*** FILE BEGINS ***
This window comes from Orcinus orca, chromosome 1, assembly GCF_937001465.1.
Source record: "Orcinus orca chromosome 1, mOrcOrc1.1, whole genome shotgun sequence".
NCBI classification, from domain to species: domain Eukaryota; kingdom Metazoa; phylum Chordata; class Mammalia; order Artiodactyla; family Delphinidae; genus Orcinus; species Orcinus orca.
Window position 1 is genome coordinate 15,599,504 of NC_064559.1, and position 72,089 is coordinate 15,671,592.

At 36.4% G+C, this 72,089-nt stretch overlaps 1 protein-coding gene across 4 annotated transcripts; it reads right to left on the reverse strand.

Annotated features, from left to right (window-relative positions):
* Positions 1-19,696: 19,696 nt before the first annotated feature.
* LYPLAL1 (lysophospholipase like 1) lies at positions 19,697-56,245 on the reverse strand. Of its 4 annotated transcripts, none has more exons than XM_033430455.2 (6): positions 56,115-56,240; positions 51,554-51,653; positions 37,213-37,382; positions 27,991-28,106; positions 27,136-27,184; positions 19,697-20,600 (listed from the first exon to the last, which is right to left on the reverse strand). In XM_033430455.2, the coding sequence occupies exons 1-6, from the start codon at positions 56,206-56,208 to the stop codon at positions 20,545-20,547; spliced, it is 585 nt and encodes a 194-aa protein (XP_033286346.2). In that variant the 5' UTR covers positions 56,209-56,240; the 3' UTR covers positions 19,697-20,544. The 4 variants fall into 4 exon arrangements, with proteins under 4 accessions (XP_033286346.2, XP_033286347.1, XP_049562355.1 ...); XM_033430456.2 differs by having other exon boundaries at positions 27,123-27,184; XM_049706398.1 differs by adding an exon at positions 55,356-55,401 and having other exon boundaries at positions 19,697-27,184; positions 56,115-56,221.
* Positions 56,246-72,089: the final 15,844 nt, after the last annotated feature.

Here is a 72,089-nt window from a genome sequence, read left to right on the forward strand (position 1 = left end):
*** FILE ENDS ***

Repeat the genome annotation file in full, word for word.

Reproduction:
This window comes from Orcinus orca, chromosome 1, assembly GCF_937001465.1.
Source record: "Orcinus orca chromosome 1, mOrcOrc1.1, whole genome shotgun sequence".
NCBI classification, from domain to species: domain Eukaryota; kingdom Metazoa; phylum Chordata; class Mammalia; order Artiodactyla; family Delphinidae; genus Orcinus; species Orcinus orca.
Window position 1 is genome coordinate 15,599,504 of NC_064559.1, and position 72,089 is coordinate 15,671,592.

At 36.4% G+C, this 72,089-nt stretch overlaps 1 protein-coding gene across 4 annotated transcripts; it reads right to left on the reverse strand.

Annotated features, from left to right (window-relative positions):
* Positions 1-19,696: 19,696 nt before the first annotated feature.
* LYPLAL1 (lysophospholipase like 1) lies at positions 19,697-56,245 on the reverse strand. Of its 4 annotated transcripts, none has more exons than XM_033430455.2 (6): positions 56,115-56,240; positions 51,554-51,653; positions 37,213-37,382; positions 27,991-28,106; positions 27,136-27,184; positions 19,697-20,600 (listed from the first exon to the last, which is right to left on the reverse strand). In XM_033430455.2, the coding sequence occupies exons 1-6, from the start codon at positions 56,206-56,208 to the stop codon at positions 20,545-20,547; spliced, it is 585 nt and encodes a 194-aa protein (XP_033286346.2). In that variant the 5' UTR covers positions 56,209-56,240; the 3' UTR covers positions 19,697-20,544. The 4 variants fall into 4 exon arrangements, with proteins under 4 accessions (XP_033286346.2, XP_033286347.1, XP_049562355.1 ...); XM_033430456.2 differs by having other exon boundaries at positions 27,123-27,184; XM_049706398.1 differs by adding an exon at positions 55,356-55,401 and having other exon boundaries at positions 19,697-27,184; positions 56,115-56,221.
* Positions 56,246-72,089: the final 15,844 nt, after the last annotated feature.

Here is a 72,089-nt window from a genome sequence, read left to right on the forward strand (position 1 = left end):